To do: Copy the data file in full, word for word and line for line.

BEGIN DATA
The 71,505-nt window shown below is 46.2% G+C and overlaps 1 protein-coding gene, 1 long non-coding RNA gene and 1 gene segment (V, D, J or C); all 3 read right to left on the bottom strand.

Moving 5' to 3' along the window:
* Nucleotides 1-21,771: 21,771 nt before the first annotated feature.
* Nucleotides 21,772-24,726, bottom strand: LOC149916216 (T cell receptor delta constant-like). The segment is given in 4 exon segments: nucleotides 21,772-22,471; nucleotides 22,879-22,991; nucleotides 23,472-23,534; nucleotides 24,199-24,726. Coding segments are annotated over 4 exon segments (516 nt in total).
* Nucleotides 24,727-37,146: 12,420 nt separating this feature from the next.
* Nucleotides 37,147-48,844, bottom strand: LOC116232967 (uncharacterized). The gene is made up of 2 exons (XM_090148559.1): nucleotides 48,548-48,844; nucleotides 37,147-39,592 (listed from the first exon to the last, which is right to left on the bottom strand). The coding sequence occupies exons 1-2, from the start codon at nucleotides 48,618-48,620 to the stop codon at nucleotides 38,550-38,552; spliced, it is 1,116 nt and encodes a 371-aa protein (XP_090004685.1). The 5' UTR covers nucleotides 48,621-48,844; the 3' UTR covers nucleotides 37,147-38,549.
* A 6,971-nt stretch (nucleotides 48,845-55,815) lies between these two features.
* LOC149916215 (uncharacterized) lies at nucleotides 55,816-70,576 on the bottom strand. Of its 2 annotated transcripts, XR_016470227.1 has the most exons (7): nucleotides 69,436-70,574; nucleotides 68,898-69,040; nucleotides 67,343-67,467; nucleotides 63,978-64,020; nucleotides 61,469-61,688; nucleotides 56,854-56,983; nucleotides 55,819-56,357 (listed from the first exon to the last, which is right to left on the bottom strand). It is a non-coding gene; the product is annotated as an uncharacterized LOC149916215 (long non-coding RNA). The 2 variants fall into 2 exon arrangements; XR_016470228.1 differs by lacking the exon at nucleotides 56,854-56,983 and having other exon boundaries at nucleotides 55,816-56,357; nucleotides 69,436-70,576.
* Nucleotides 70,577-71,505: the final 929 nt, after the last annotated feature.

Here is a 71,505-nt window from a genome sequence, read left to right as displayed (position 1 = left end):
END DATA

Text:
The 71,505-nt window shown below is 46.2% G+C and overlaps 1 protein-coding gene, 1 long non-coding RNA gene and 1 gene segment (V, D, J or C); all 3 read right to left on the bottom strand.

Moving 5' to 3' along the window:
* Nucleotides 1-21,771: 21,771 nt before the first annotated feature.
* Nucleotides 21,772-24,726, bottom strand: LOC149916216 (T cell receptor delta constant-like). The segment is given in 4 exon segments: nucleotides 21,772-22,471; nucleotides 22,879-22,991; nucleotides 23,472-23,534; nucleotides 24,199-24,726. Coding segments are annotated over 4 exon segments (516 nt in total).
* Nucleotides 24,727-37,146: 12,420 nt separating this feature from the next.
* Nucleotides 37,147-48,844, bottom strand: LOC116232967 (uncharacterized). The gene is made up of 2 exons (XM_090148559.1): nucleotides 48,548-48,844; nucleotides 37,147-39,592 (listed from the first exon to the last, which is right to left on the bottom strand). The coding sequence occupies exons 1-2, from the start codon at nucleotides 48,618-48,620 to the stop codon at nucleotides 38,550-38,552; spliced, it is 1,116 nt and encodes a 371-aa protein (XP_090004685.1). The 5' UTR covers nucleotides 48,621-48,844; the 3' UTR covers nucleotides 37,147-38,549.
* A 6,971-nt stretch (nucleotides 48,845-55,815) lies between these two features.
* LOC149916215 (uncharacterized) lies at nucleotides 55,816-70,576 on the bottom strand. Of its 2 annotated transcripts, XR_016470227.1 has the most exons (7): nucleotides 69,436-70,574; nucleotides 68,898-69,040; nucleotides 67,343-67,467; nucleotides 63,978-64,020; nucleotides 61,469-61,688; nucleotides 56,854-56,983; nucleotides 55,819-56,357 (listed from the first exon to the last, which is right to left on the bottom strand). It is a non-coding gene; the product is annotated as an uncharacterized LOC149916215 (long non-coding RNA). The 2 variants fall into 2 exon arrangements; XR_016470228.1 differs by lacking the exon at nucleotides 56,854-56,983 and having other exon boundaries at nucleotides 55,816-56,357; nucleotides 69,436-70,576.
* Nucleotides 70,577-71,505: the final 929 nt, after the last annotated feature.

Here is a 71,505-nt window from a genome sequence, read left to right as displayed (position 1 = left end):